I think environmental justice was not the greatest part of President Obama’s legacy. I think there was a real sense that because he was the first Black president, that this didn’t need to be a key issue for him. When I came into the Council on Environmental Quality, there was a lot of, actually, resentment for a long time, from environmental justice leaders, who had really built relationships with President Clinton and felt like the executive order on environmental justice that they had formulated during President Clinton’s time in office had languished, and that they hadn’t been able to get the audience they wanted in the Obama administration.
McKibben argues in his interview that Obama strongly resisted activists’ calls to cancel the Keystone XL pipeline until the pressure became too strong and he had to give in. McKibben says the White House even turned away activists who tried to get Obama to reinstall the solar panels that had been on the White House during the Carter presidency. (Apparently they thought anything associated with Jimmy Carter was political kryptonite.) The Associated Press noted in 2013 that Obama had made it clear he was “sticking to a fossil-fuel dependent energy policy, delivering a blow to a monthslong, behind-the-scenes effort by nearly every major environmental group to convince the White House that the policy is at odds with his goals on global warming.”
Vox, in a comprehensive assessment of Obama’s climate legacy, reaches the dismal conclusion that “Obama’s climate policy in his first term was largely indistinguishable from George W. Bush’s,” and “there is simply far less substance to the Obama administration’s climate accomplishments than meets the eye.” The Guardian, in a startling 2016 investigation conducted in partnership with the Columbia Journalism school, found that the Obama administration’s support for fossil fuel projects was global in its scale:
“Barack Obama’s administration has spent nearly $34bn supporting 70 fossil fuel projects around the world. … This unprecedented backing of oil, coal and gas projects is an unexpected footnote to Obama’s own climate change legacy. The president has called global warming “terrifying” and helped broker the world’s first proper agreement to tackle it, yet his administration has poured money into developments that will push the planet even closer to climate disaster.
In the Columbia oral history, Obama climate envoy Todd Stern, reflecting on the history of international climate change negotiations from the disastrous Copenhagen summit (which he spins as not being a disaster) to the toothless Paris Agreement, openly admits that the U.S. under Obama was firm in rejecting what the rest of the world was demanding: a legally binding commitment on emissions reduction:
Remember, most countries in the world were still deeply attached to the notion of a legally binding agreement. The developing countries were mostly deeply attached to it on the basis that “You guys do it, not us.” But whatever, it was still a quite—not crazy perspective that if you were going to do something serious, it has to be legally binding. American NGOs thought the same thing, by and large. Over time, by the end of the year, I think that many of them were on board with what we were trying to do. But it was very upsetting to the Europeans. They really were in a very fixed mindset, which continued all the way deep into the Paris negotiations, that it’s got to be legally binding if it’s going to have any teeth to it, any kind of force. … [I]t was chaotic, and you were walking away from this central pillar of what would make it serious, I think, combined to lead people to have that reaction. For us, quite different, because of course we really didn’t want it to be legally binding, period.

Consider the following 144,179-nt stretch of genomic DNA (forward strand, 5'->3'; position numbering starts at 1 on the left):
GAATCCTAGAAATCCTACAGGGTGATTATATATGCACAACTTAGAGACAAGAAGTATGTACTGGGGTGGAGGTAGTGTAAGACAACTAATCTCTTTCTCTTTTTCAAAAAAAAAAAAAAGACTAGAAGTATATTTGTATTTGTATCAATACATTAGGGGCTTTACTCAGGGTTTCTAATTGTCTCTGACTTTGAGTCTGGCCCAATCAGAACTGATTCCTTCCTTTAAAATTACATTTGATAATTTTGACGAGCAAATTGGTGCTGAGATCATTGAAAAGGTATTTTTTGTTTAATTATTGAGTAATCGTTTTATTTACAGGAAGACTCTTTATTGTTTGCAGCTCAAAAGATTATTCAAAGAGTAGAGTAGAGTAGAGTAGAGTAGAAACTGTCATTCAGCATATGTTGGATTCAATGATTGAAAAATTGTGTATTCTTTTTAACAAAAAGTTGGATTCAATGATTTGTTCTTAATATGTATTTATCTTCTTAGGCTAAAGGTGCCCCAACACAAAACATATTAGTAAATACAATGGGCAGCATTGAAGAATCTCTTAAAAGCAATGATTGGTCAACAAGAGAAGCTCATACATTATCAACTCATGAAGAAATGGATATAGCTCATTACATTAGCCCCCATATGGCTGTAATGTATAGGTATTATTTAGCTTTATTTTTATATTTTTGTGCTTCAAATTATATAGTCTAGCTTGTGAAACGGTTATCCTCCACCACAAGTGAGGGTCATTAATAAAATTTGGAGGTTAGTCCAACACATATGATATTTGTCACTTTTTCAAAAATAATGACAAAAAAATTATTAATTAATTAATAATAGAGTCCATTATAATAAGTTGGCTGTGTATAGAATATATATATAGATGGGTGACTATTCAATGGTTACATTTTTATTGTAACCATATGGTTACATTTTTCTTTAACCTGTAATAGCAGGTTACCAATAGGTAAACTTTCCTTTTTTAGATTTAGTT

Stern says this is because no legally binding commitment could pass the U.S. Senate, but the Center For Biological Diversity makes the legal case here that Obama could have made a legally binding commitment without Senate approval, and the fact that he didn’t even try is consistent with his lack of urgency or real effort on the climate issue generally.
There were some positive developments. Steven Chu says that while he had to fight the Friedmanites in the administration (like Larry Summers and Tim Geithner) on making clean energy loans (“they just felt that it was too much government getting into business, that the private sector should take care of it”), eventually the administration gave a huge boost to the solar industry. Vox praises Obama for new energy standards, issued “largely without fanfare or litigation, that reduce electricity used by everything from dishwashers to walk-in freezers.” Unfortunately, a lot of Obama’s attention to climate change was “too little, too late,” such as the Clean Power Plan, announced late in Obama’s presidency and immediately undone by Donald Trump.
What could have been accomplished by an administration that had treated climate change as a global emergency, rather than one of a series of issues that it hoped to get around to eventually? We will never know. What we do know is that Barack Obama has shown over and over again that he was never really serious about the “hope” and “change” that he promised. The betrayal of his earnest and idealistic supporters helped make an entire generation more cynical about politics, and meant that activists have had to do far more work trying to get modest measures on climate passed than they might have had to if Obama had meant what he said.